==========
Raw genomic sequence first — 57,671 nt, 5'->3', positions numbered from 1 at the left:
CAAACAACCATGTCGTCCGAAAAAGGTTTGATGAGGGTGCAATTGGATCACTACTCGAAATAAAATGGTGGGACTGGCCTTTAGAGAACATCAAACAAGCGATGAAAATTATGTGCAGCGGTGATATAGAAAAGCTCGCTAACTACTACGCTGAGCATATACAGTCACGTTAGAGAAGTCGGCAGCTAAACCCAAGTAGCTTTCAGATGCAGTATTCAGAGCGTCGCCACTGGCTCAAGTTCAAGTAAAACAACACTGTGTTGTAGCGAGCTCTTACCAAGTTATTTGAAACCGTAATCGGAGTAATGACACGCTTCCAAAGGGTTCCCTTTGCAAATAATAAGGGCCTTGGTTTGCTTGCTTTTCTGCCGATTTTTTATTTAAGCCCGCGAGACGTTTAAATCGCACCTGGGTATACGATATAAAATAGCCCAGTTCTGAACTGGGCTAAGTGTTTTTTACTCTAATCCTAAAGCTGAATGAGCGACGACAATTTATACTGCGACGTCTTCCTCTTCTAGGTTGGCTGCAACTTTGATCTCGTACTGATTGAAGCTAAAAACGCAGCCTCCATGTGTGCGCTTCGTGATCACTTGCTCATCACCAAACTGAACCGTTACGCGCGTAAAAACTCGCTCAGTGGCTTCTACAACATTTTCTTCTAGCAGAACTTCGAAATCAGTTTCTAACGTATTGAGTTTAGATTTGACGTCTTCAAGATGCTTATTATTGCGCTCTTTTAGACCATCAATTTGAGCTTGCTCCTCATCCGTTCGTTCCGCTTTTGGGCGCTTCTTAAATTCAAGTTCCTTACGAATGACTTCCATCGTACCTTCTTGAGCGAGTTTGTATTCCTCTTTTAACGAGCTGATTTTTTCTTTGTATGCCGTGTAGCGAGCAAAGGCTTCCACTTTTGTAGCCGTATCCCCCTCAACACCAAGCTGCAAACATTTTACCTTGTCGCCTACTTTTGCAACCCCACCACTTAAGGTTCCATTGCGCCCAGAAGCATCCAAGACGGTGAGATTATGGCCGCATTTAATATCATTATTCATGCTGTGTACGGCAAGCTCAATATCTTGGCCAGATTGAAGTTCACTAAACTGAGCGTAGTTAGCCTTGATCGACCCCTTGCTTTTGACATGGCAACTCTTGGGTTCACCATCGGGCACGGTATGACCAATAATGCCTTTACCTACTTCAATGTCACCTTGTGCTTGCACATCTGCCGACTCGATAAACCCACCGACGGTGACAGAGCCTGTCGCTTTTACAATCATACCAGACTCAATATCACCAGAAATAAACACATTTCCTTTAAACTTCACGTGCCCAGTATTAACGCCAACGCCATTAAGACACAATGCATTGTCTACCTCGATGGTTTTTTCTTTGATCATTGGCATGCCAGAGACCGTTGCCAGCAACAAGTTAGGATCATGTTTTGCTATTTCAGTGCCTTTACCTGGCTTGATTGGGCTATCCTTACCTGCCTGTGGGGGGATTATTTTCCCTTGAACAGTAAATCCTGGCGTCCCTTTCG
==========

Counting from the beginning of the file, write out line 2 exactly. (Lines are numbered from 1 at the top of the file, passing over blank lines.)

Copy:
CAAACAACCATGTCGTCCGAAAAAGGTTTGATGAGGGTGCAATTGGATCACTACTCGAAATAAAATGGTGGGACTGGCCTTTAGAGAACATCAAACAAGCGATGAAAATTATGTGCAGCGGTGATATAGAAAAGCTCGCTAACTACTACGCTGAGCATATACAGTCACGTTAGAGAAGTCGGCAGCTAAACCCAAGTAGCTTTCAGATGCAGTATTCAGAGCGTCGCCACTGGCTCAAGTTCAAGTAAAACAACACTGTGTTGTAGCGAGCTCTTACCAAGTTATTTGAAACCGTAATCGGAGTAATGACACGCTTCCAAAGGGTTCCCTTTGCAAATAATAAGGGCCTTGGTTTGCTTGCTTTTCTGCCGATTTTTTATTTAAGCCCGCGAGACGTTTAAATCGCACCTGGGTATACGATATAAAATAGCCCAGTTCTGAACTGGGCTAAGTGTTTTTTACTCTAATCCTAAAGCTGAATGAGCGACGACAATTTATACTGCGACGTCTTCCTCTTCTAGGTTGGCTGCAACTTTGATCTCGTACTGATTGAAGCTAAAAACGCAGCCTCCATGTGTGCGCTTCGTGATCACTTGCTCATCACCAAACTGAACCGTTACGCGCGTAAAAACTCGCTCAGTGGCTTCTACAACATTTTCTTCTAGCAGAACTTCGAAATCAGTTTCTAACGTATTGAGTTTAGATTTGACGTCTTCAAGATGCTTATTATTGCGCTCTTTTAGACCATCAATTTGAGCTTGCTCCTCATCCGTTCGTTCCGCTTTTGGGCGCTTCTTAAATTCAAGTTCCTTACGAATGACTTCCATCGTACCTTCTTGAGCGAGTTTGTATTCCTCTTTTAACGAGCTGATTTTTTCTTTGTATGCCGTGTAGCGAGCAAAGGCTTCCACTTTTGTAGCCGTATCCCCCTCAACACCAAGCTGCAAACATTTTACCTTGTCGCCTACTTTTGCAACCCCACCACTTAAGGTTCCATTGCGCCCAGAAGCATCCAAGACGGTGAGATTATGGCCGCATTTAATATCATTATTCATGCTGTGTACGGCAAGCTCAATATCTTGGCCAGATTGAAGTTCACTAAACTGAGCGTAGTTAGCCTTGATCGACCCCTTGCTTTTGACATGGCAACTCTTGGGTTCACCATCGGGCACGGTATGACCAATAATGCCTTTACCTACTTCAATGTCACCTTGTGCTTGCACATCTGCCGACTCGATAAACCCACCGACGGTGACAGAGCCTGTCGCTTTTACAATCATACCAGACTCAATATCACCAGAAATAAACACATTTCCTTTAAACTTCACGTGCCCAGTATTAACGCCAACGCCATTAAGACACAATGCATTGTCTACCTCGATGGTTTTTTCTTTGATCATTGGCATGCCAGAGACCGTTGCCAGCAACAAGTTAGGATCATGTTTTGCTATTTCAGTGCCTTTACCTGGCTTGATTGGGCTATCCTTACCTGCCTGTGGGGGGATTATTTTCCCTTGAACAGTAAATCCTGGCGTCCCTTTCG